As long as modern versions of Windows have been around so too have free programs which claim to scan a system and then clean or optimize the Windows registry. Sometimes these programs even trick users with coercive messages to buy premium versions. Well, Microsoft has had enough, and soon Windows Defender Antivirus and other Microsoft security products will classify these types of programs as unwanted software.
The change will take effect starting March 1st, mainly coming because Microsoft believes such programs and practices "can pressure customers into making unnecessary purchase decisions." According to Microsoft, this will protect customers in the long term.
More specifically, Microsoft is updating their evaluation criteria to mention that programs must not use "alarming or coercive messaging that can put pressure on customers into making a purchase or performing other actions." This ultimately means that such type of programs will be labeled as unwanted software, thus being detected, and removed from Windows by Windows Defender.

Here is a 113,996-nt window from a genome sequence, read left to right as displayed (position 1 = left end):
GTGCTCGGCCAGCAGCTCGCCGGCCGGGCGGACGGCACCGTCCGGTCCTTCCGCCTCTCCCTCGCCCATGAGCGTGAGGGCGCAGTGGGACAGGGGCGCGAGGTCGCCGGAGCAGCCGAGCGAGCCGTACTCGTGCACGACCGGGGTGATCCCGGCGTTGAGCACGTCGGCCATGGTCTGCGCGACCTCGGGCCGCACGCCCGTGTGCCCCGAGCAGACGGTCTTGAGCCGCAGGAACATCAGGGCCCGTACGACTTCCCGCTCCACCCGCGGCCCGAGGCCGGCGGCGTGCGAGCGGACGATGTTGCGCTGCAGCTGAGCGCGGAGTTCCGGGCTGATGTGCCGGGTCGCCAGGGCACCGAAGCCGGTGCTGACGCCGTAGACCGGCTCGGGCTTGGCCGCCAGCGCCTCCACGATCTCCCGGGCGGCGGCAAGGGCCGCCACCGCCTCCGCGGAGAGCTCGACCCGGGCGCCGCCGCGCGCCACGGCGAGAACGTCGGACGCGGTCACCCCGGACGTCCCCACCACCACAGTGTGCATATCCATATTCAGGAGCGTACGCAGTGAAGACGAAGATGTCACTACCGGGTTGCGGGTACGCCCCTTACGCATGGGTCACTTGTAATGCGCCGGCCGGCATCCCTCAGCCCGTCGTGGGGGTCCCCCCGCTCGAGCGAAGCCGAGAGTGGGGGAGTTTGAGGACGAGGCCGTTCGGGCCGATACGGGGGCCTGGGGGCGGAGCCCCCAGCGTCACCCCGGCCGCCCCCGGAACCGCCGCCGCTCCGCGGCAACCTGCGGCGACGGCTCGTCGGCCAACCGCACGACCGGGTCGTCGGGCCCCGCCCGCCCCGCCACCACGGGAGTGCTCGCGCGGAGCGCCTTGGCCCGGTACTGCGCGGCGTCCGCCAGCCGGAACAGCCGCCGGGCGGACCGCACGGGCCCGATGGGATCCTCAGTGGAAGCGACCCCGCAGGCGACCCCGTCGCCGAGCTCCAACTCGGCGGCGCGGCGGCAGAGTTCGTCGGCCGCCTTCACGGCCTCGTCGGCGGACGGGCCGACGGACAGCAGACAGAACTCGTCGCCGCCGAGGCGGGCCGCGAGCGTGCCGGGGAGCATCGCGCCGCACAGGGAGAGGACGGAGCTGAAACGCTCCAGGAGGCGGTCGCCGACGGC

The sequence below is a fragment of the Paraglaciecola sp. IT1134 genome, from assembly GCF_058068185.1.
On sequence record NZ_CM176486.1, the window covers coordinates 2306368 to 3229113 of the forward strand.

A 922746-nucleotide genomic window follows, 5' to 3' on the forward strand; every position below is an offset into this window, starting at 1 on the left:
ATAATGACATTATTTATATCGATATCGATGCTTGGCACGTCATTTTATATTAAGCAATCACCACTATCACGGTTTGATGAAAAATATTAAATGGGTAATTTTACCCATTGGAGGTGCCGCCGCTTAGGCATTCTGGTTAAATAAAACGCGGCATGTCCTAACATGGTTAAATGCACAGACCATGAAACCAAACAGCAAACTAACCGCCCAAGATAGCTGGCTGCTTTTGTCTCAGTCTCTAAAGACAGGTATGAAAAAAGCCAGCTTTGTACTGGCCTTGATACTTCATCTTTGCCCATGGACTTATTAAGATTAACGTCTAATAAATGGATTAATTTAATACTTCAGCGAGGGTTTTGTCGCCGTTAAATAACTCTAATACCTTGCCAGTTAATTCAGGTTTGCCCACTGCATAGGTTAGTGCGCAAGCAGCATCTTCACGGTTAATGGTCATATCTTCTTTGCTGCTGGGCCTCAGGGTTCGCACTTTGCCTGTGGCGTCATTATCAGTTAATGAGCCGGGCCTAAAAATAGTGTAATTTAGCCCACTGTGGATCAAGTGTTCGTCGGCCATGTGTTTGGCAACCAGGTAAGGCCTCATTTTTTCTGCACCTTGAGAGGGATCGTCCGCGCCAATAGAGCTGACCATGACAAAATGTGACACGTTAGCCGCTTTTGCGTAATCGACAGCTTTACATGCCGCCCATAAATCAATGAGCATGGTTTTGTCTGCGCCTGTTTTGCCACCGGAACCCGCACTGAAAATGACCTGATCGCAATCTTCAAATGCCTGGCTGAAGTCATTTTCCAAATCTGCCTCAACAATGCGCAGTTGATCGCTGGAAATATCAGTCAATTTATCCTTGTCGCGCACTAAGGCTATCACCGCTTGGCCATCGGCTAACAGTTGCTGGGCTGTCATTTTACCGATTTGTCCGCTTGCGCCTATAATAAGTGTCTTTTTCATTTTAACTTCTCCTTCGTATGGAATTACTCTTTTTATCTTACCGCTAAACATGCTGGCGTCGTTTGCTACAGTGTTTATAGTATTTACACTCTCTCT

More details on the evaluation criteria can be seen below.
Programs must not display alarming or coercive messages or misleading content to pressure you into paying for additional services or performing superfluous actions.
Software that coerces users may display the following characteristics, among others:
- Reports errors in an exaggerated or alarming manner about the user’s system and requires the user to pay for fixing the errors or issues monetarily or by performing other actions such as taking a survey, downloading a file, signing up for a newsletter, etc.
- Suggests that no other actions will correct the reported errors or issues
- Requires the user to act within a limited period of time to get the purported issue resolved
Microsoft notes that protecting customers is their top priority, and the evaluation criteria are always adjusted backed on customer feedback. Developers are being urged to head to the Windows Defender Security Intelligence portal in order to validate the detection of their programs and not be impacted by these changes. Windows users can also visit this link to submit programs to Microsoft which they believe show off signs of coercive messaging.